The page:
Interest in beef production is high in part because of record-high prices producers have been fetching, yet some producers have concerns about rising prices for feedstuff and gasoline, which could make consumers less likely to buy pricey cuts, an Ohio State University Extension expert says.

"There's a lot of enthusiasm because of what animals are worth at the market, but input prices such as fuel, feed and fertilizer are still an issue," said John Grimes, beef coordinator for OSU Extension.

Grimes spoke recently at the Ohio Beef Expo, sponsored by the Ohio Cattlemen's Association. The event, in its 25th year, is the single largest event in the state devoted to cattle producers.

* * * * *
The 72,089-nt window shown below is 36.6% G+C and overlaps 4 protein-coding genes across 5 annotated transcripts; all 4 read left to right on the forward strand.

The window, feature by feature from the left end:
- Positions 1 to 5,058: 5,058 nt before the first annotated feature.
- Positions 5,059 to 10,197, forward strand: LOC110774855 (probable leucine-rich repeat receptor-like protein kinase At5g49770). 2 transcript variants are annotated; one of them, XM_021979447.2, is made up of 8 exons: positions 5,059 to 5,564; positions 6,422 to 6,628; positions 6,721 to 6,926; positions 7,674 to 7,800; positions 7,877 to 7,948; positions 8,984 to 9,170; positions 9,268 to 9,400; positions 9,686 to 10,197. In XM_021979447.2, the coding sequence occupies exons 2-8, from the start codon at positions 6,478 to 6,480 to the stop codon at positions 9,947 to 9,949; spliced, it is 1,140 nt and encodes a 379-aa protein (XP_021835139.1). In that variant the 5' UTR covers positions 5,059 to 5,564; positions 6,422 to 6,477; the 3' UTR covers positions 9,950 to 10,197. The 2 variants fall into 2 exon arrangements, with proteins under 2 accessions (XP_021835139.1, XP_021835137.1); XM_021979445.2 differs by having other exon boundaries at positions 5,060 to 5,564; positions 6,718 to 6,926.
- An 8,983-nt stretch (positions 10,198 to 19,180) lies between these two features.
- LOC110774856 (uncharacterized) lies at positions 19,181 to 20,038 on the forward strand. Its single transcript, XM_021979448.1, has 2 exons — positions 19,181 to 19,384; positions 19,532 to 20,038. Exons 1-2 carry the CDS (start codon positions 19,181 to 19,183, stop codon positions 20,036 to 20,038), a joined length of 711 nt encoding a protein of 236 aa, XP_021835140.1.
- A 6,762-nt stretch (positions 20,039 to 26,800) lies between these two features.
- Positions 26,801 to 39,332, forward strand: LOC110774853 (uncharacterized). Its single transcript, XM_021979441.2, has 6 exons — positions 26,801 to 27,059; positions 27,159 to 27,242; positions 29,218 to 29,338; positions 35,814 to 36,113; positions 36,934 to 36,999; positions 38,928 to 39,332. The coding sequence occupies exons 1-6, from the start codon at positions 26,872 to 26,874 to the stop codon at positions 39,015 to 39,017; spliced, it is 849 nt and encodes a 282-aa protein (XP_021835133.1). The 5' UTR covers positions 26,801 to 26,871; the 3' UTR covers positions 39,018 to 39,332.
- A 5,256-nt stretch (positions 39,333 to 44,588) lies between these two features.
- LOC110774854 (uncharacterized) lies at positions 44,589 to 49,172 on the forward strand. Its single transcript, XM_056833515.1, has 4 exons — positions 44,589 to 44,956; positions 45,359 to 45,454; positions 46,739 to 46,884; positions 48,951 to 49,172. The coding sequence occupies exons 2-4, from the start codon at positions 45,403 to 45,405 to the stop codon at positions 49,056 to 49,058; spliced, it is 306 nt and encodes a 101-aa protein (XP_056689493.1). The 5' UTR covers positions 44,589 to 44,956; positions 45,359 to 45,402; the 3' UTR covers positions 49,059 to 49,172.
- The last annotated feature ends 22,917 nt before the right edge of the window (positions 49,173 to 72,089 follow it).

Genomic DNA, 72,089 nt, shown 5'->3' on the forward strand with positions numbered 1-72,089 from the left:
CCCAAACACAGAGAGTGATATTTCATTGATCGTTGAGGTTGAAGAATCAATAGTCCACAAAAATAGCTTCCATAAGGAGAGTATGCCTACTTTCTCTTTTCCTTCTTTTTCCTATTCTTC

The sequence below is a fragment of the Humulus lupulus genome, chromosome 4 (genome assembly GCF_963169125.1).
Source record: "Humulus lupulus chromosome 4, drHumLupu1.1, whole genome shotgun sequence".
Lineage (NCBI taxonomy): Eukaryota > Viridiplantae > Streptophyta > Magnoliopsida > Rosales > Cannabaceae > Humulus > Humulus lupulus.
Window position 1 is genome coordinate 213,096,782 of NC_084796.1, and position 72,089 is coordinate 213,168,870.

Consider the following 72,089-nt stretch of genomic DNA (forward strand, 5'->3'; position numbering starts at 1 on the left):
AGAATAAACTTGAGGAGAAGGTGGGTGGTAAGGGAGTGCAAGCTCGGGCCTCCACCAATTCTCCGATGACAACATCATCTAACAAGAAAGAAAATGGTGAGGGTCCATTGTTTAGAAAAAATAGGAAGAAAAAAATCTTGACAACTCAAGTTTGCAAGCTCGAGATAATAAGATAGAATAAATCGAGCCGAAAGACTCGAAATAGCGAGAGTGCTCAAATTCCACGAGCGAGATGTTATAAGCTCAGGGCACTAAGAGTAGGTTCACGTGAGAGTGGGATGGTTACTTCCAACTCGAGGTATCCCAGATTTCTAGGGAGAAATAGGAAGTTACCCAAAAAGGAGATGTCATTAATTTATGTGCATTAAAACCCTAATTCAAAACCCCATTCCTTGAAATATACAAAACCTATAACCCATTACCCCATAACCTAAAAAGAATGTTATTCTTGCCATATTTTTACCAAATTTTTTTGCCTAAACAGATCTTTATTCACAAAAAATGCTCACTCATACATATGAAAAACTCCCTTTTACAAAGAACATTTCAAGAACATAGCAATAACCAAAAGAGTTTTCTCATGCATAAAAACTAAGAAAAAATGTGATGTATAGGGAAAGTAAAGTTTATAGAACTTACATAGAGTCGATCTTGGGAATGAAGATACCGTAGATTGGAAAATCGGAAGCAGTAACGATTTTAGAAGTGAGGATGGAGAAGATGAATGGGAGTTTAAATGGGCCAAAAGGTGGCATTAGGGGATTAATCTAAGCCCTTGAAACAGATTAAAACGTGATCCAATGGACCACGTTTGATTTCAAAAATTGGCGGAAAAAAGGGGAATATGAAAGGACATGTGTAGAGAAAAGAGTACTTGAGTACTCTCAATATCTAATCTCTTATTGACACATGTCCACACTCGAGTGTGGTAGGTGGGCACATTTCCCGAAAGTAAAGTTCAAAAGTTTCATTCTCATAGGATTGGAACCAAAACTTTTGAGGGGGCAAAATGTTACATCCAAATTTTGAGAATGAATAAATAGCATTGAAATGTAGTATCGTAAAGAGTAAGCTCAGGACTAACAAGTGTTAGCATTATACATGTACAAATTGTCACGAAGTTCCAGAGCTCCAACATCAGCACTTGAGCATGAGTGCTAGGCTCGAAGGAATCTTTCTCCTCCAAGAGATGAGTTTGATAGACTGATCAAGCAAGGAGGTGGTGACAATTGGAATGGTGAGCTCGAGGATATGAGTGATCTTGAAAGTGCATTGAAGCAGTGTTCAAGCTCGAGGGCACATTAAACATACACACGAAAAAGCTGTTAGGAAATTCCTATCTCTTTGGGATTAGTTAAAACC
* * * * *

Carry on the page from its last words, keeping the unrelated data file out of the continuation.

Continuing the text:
He said the overall outlook for U.S. beef is good for the next few years, with trade with Canada, Mexico, Japan and South Korea remaining strong. In addition, the rise in the growth of upscale hamburger chains has led to increased demand for higher-quality beef.

But Grimes cautioned that rising consumer costs, including gasoline prices, could influence spending.

"So we have a home for our product, but challenges are there," he said. "The biggest concern is pricing ourselves out of the market. Could the prices get so high that the consumer is going to push back?"

While that hasn't happened yet, Grimes said, it could.

"Who knows?" he said. "If gas prices go over $4 a gallon, that's going to have a big effect on consumer spending because of concerns about disposable income. Will they be able to afford the higher-priced steaks?"